Unique concerns with some groups of plants:



I like lawns.   Besides the enjoyment of using a living lawn to walk, play, and relax on,... and look at it for it's beauty if so arranged to be beautiful, lawns help cool the immediate atmosphere around the home, control dust, buffer pollutants, and increase water absorption/infiltration into the ground.  

If you want a lawn, but don't want to water it much, and don't mind if it's light green to somewhat straw-colored or mostly straw-colored, especially during summer to fall (due to minimal water, and, in winter if fully frosted), grow Bermuda Grass if the space you want it in gets at least a half day(and however much more) sun year-round.  It will grow fairly slowly given minimal water but can make a decent percentage of cover if not entire.  But, be sure you want it, because when it gets established it's difficult to get rid of.  

Also, consider Phyla nodiflora (including the cultivar 'Kurapia'), as another great lawn option,.. really, check it out, it's low water too, on par with Bermuda Grass, plus it has lots of pretty little Verbena flowers spring to autumn.   I also have Phyla shown in my San Diego Natives Blog, near the bottom of the page.  It's potentially native to the western USA region, although most certainly native to parts of southern South America.



When palms voluntarily sprout from seed in the 'wild' outdoors, whether in your yard or elsewhere, - with adequate soil texture and moisture -, the way they develop in the very early period after germination is that the base of the leaf sheaths are typically about 2" below the soil surface, sometimes more, sometimes a little less, with the roots originating from the underside base, extending downward into the soil.   That depth makes for their best stability and growth.   However, when planting palms from containers, have the soil be about 1 inch higher than the root-trunk-base juncture, - in other words, have the root-trunk-base juncture be about 1" below the soil surface.  If the soil level in the container/pot is already at that level, or the juncture is even deeper, and the palm is doing well, then plant with the container/pot soil level being level with the surrounding site soil level, if the root mass is firm and unlikely for the rootball/rootmass to compress further, and as well that the bottom of the hole in which it's planted in the ground is also firm and won't settle further any significant amount.   Main thing is make sure the under-base roots are covered with dirt,... even if you plant higher than I've mentioned about here.   It's ok to plant palms on mounds if you like also, just make sure they're firmely planted.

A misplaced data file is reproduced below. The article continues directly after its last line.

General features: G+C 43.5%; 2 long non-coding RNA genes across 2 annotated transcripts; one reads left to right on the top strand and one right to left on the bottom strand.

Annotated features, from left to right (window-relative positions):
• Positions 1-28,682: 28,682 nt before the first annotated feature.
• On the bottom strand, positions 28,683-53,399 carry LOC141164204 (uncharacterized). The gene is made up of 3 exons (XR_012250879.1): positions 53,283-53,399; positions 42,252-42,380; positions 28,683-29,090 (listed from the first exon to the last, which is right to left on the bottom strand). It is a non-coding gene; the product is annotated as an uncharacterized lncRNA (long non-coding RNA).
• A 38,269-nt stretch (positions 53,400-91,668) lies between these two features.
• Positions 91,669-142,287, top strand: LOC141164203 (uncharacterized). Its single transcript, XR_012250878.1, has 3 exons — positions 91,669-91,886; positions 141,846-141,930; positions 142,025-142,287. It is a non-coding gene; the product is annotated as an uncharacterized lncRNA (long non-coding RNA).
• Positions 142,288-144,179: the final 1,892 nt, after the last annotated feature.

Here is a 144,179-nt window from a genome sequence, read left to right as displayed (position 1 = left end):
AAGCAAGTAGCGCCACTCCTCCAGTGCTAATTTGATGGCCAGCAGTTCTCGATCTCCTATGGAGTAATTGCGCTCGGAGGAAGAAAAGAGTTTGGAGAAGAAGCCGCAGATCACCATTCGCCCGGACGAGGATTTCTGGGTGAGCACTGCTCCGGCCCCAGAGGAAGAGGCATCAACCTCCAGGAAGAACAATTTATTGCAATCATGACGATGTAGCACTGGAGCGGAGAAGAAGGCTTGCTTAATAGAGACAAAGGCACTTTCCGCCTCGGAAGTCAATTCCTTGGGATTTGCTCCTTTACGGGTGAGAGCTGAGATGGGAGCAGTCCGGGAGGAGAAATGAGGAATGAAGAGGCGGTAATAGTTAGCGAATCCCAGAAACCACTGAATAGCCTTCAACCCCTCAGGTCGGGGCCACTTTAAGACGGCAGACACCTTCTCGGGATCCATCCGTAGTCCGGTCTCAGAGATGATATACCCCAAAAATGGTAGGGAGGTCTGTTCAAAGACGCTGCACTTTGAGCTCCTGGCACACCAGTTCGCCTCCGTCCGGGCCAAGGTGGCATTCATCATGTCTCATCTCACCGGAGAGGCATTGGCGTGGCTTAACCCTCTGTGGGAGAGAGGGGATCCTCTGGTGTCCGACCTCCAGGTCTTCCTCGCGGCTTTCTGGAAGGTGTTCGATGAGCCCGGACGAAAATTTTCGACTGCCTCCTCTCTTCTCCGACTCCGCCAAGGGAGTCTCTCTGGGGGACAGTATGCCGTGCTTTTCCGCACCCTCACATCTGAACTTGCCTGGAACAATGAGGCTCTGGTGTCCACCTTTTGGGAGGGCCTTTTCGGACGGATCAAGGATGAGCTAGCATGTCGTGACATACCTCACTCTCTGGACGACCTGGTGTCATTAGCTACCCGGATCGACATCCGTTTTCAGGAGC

Of course planting too deep can also occur, so don't plant deeper than the recommendations above.  The general standard recommendation is to make sure the trunk-base of the palm is securely placed in the soil so that it feels adequately secure and won't be blown over by wind, and, that all the roots initiating from beneath the palm trunk base will remain covered with soil.  If palm roots originating from the underside of the palm base are exposed such that you can essentially see beneath the base of the trunk, or even partly, it makes for the palm to potentially have less stability and vigor, and being more prone to blowing over in high winds, which has especially occurred with Queen Palms that were planted higher than appropriate.  

Palms like well enough drained soil, - the soil being adequately permeable, of which most average dirt is adequate, with suitable environmental and care conditions.

Also, unlike with many container-grown bushes, vines, and especially trees, it's not necessary or recommended to cut and spread out palm roots when planting from containers, - except if for your own convenience if they're hindering your removal and planting efforts.   Even if the palm roots are circling it's fine to leave them that way, because they will all be superseded by new roots growing from the trunk root base core(root initiation zone).  Palm roots don't have the expanding diameter and potentially constrictive persistence that roots of other types of trees have or can have, such as with girdling of the trunk or roots.   The thickness of palm roots doesn't get much more than about human finger diameter, if even that much, depending on the type of palm, and they basically remain the same diameter as when they emerged from the root initiation zone for their entire life.

You can cross reference with the following University of Florida article on transplanting palms, which also has illustrative pictures of problem concerns:  http://edis.ifas.ufl.edu/ep001


Irrigation of Southern California Warm Season Drought Adapted Native Plants and other plants similarly adapted from other areas of the world:

Basic idea, which goes for anything you plant of the above genre:  Water them adequately for the conditions, not excessively (mainly referring to frequency of watering in common consideration, though sometimes at a given watering in some cases), and with appropriate distribution in / on the soil area and soil depth in relation to the trunk position and root distribution.   Get those roots growing out from the rootball, as practical, which is dependent on the moisture out and away from the rootball, gradually quickly enough within a year preferably, and such that water does not collect at the trunk.   Typically, with uncommon exceptions, the trunk-top-root juncture should be a bit elevated above the surrounding soil level.


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Green Thumb San Diego Comprehensive Landscape Design Plants